Nestle’s Marketing Strategies

Restore

Blog Post #3

Yesenia Gomez

Economic side of Distribution- Powerbars

Nestle’s Marketing Strategies

Image

Recently, Nestle has broadened its marketing strategy by working as a franchise machine across the world. It is a global multinational corporation that exists within local communities. Nestle brands everything locally and works regionally. Most of its plantations are abroad while corporations are in the US and Europe. They have a global approach in technology and are very advanced in the way it enters new markets. Rapoport’s article, Nestle’s Brand Building Machine, calls Nestle the modern day “Roman Empire School of Marketing” for its tactic in settling in, colonizing as much territory as possible, adapting to the new land, and keeping away competition that trying to intervene for resources.

Nestlé’s business approach consists of traveling across open markets to discover new markets. Its persistence in entering markets in China has led it to reach a leading role as a food company in China and Vietnam. Nestle has already branded many products and resources in Mexico, Brazil, Chile, and Thailand. Nestlé is considered one of the most powerful food companies in the global economy. There is a give and take with the companies it makes business with. For example, Rumble the Jungle explains the extraction of palm oil in Indonesia is hurting the local communities. Yet, the Indonesian government benefits from the income gained from the extraction of palm oil; it goes towards the corrupt elite. Why?
Well, when every metric ton in Indonesia forests are priced at $900 and there is an annual 24 billion dollars made from exporting palm oil from Indonesia…it is tempting for those who want more money and power.

Nestle does not always buy directly from “damaging” markets. It is careful about its reputation. It has been humiliated and media-bombed for its engagement in labor exploitation and destruction of natural environment resources in the past. For example, farmer’s beans are bought by other middlemen which later exports goods to Nestle. The supply chain goes through a series of distributors and as the cocoa or coffee beans gain market value, it is too late for the primary farmers to receive their proper share. They are forgotten and left at the bottom of the value chain. Farmers are left with little to nothing.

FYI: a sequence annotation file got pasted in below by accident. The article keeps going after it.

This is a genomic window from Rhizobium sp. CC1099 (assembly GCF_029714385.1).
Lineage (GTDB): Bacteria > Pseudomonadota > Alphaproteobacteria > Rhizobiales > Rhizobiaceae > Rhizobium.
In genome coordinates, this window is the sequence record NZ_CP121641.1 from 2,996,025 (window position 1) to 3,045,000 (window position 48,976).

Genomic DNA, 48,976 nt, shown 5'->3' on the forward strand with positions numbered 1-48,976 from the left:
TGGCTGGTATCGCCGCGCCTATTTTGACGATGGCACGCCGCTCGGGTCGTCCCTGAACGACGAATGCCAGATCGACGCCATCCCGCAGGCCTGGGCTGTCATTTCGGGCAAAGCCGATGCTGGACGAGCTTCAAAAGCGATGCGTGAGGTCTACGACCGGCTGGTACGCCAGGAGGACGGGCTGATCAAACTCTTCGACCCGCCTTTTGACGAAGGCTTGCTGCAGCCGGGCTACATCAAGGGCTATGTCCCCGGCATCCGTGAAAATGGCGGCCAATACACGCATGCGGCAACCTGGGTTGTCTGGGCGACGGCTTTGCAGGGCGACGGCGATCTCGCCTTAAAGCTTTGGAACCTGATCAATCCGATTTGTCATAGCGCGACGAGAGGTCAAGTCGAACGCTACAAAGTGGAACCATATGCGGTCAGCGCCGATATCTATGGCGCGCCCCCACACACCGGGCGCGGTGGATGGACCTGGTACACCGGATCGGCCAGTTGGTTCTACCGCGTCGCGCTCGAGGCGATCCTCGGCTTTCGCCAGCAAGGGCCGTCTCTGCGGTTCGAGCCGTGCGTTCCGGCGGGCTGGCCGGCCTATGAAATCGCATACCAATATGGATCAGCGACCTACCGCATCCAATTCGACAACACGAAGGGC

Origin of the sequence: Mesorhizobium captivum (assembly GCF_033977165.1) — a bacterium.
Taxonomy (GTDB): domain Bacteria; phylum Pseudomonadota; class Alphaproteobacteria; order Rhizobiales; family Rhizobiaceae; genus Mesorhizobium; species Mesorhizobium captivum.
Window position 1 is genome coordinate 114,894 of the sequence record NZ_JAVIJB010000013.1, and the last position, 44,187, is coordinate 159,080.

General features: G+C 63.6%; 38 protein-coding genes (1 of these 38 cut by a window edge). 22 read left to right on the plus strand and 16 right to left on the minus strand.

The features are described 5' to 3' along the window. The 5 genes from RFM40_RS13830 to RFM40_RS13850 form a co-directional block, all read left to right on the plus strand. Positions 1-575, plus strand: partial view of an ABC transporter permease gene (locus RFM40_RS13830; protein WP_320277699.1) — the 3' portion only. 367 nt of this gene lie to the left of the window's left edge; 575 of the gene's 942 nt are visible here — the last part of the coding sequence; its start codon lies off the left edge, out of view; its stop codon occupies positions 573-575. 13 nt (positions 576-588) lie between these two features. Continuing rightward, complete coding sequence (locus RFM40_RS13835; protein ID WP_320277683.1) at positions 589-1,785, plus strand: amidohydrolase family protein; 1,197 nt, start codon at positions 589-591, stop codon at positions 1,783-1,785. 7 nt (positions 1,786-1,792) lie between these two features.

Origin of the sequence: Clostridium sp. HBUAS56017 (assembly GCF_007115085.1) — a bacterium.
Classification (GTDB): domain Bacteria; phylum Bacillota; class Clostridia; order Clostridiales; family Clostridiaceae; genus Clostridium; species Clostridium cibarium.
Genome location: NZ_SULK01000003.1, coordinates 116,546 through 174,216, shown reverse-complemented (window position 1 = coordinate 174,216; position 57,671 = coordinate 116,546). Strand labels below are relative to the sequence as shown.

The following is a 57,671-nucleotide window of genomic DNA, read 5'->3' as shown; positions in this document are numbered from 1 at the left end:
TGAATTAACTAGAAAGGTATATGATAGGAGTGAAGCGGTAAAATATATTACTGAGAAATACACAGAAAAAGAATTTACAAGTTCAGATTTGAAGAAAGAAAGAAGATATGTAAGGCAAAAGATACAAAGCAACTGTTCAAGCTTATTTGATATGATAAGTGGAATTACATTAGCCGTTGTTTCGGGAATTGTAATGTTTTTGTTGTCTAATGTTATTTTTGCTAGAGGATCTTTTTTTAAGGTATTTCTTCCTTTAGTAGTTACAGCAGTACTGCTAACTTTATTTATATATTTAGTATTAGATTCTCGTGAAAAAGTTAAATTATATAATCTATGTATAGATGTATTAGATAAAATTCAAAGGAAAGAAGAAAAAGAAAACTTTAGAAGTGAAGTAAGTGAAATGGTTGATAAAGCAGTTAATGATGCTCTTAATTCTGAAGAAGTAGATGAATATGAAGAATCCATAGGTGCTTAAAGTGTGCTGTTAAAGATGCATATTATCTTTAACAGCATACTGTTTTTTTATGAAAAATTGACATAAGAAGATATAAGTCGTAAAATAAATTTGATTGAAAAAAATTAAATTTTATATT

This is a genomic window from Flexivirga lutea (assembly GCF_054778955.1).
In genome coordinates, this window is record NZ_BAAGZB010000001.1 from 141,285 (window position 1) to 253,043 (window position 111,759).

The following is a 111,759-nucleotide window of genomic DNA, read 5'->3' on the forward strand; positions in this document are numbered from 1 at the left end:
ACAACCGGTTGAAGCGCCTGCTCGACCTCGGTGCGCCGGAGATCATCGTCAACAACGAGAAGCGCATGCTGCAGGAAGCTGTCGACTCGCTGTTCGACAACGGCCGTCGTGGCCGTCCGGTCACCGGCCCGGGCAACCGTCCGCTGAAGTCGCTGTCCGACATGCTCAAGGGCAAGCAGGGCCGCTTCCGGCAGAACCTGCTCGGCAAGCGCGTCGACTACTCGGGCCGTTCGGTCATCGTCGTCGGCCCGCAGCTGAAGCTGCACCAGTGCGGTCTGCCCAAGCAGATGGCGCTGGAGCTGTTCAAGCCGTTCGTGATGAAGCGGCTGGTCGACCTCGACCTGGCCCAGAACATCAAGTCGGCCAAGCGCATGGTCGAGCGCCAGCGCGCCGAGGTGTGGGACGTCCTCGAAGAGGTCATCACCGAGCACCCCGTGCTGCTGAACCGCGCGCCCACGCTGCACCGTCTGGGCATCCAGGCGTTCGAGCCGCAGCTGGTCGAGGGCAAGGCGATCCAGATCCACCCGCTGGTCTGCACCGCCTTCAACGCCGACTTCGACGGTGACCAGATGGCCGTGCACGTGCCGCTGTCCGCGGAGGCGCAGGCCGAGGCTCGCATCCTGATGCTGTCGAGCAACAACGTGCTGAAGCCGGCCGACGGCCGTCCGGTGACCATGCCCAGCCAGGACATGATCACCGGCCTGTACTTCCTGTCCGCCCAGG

Rapoport, C. (1994). Nestlé’s brand building machine. Fortune,130147.

Gilbert, D. (2013). Rumble in the jungle. Earth Island Journal, 27(4), 40-45.

PREVIOUS POST

NEXT POST

Nestle’s Marketing Strategies

Sustainable Business Practices

Restore

Blog Post #10

Kelsey Werner

Social side of Distribution- Guayaki

Fair trade, living wages, packaging made from recycled products, subtracting carbon emissions, no harmful synthetic agents, salvaged or recycled waste, bio-diesel, and 100% renewable energy. Sound too good to be true? Well, it isn’t. Welcome to Guayaki.

As stated on their website:

In 2009, Guayakí became the first Fair Trade Certified yerba mate supplier in the world through IMO’s Social & FairTrade Certification Programme – “Fair for Life”.  “Fair for Life” combines strict social and fair trade standards with adaptability to local conditions. The Certification guarantees that human rights are guaranteed at any stage of production, so that workers enjoy good and fair working conditions and that smallholder farmers receive a fair share. Fair trade improves the livelihood of thousands of smallholder farmers and workers by providing the means for social community projects and empowerment of people.

Guayakí is also a member of the Fair Trade Federation and guarantees living wages to the artisans who make our gourd and bombillas. Instead of purchasing gourds and bombilla from commercial factories, we employ Argentine artists who work from their home studios so they can spend more time with their families and create truly one of a kind pieces of art. At Guayaki, it’s not just about making a tasty cup of mate, it’s about meaningful work.

Our packaging material is a minimum of 100% recycled corrugated cardboard with 30% post consumer, although most are 100% post-consumer waste. Our packaging peanuts are made of plant based materials (dissolve in water) or salvaged and cleaned from other companies that we collect from inbound materials. Our plastic pallet wrap is recyclable. Our bottle shipper cases are completely recyclable, non-petroleum based, and made of 100% post consumer recycled corrugated board. This is a first in the industry – we are proud to say we pioneered these new boxes!  The paper used for inserts, invoices, brochures, etc is always made from 100% post-consumer recycled paper.

All invoices, flyers, brochures and other paper materials printed for our customers and vendors are 100% recycled post consumer waste material or the highest post consumer content available. We will never use virgin paper materials in anything we print for our business.  In our offices, we recycle, reuse, and reduce as a daily practice.  We use real dishes and cups (and gourds) and wash them instead of using paper or plastic.

Guayakí third party life cycle analysis shows that after growing the yerba mate, and adding up all of the carbon emissions, guayakí is subtracting carbon from the environment. For example, your purchase of one pound of loose guayakí yerba mate reduces atmospheric co2 by 573g.

Our mate tea box packaging material is recycled paperboard with 35% minimum post consumer, and printed with vegetable inks.  We package our bulk loose mate products and bulk tea bags in cutting-edge biodegradable and compostable bags made from tree pulp cellulose from sustainably maintained forests. They will compost in your home compost or landfill in 180 days. The packaging material is made from renewable, non G.M.O. wood-pulp sourced from plantations employing Sustainable Forestry Management Principles, who conform to the environmental standard I.S.O. 14,000 and have either achieved or are working towards F.S.C.